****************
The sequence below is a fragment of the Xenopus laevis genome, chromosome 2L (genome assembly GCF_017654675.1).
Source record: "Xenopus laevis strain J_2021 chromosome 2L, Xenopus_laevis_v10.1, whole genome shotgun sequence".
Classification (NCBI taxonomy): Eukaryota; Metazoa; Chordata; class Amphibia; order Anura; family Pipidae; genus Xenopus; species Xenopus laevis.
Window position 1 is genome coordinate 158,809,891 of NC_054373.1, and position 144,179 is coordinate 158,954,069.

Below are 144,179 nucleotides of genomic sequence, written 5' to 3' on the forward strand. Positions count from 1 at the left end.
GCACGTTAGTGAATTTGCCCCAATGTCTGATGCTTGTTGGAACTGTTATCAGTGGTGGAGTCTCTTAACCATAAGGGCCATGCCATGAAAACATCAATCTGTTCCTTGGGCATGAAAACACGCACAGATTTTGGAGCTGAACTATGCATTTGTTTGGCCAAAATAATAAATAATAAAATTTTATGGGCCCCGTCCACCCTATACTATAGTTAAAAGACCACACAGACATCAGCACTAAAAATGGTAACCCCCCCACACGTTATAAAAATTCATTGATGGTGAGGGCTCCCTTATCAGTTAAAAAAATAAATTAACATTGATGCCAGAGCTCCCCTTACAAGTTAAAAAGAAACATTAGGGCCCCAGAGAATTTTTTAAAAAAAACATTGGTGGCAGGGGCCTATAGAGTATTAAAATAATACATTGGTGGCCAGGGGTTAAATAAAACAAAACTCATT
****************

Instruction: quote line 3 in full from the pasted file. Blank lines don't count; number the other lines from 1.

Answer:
Classification (NCBI taxonomy): Eukaryota; Metazoa; Chordata; class Amphibia; order Anura; family Pipidae; genus Xenopus; species Xenopus laevis.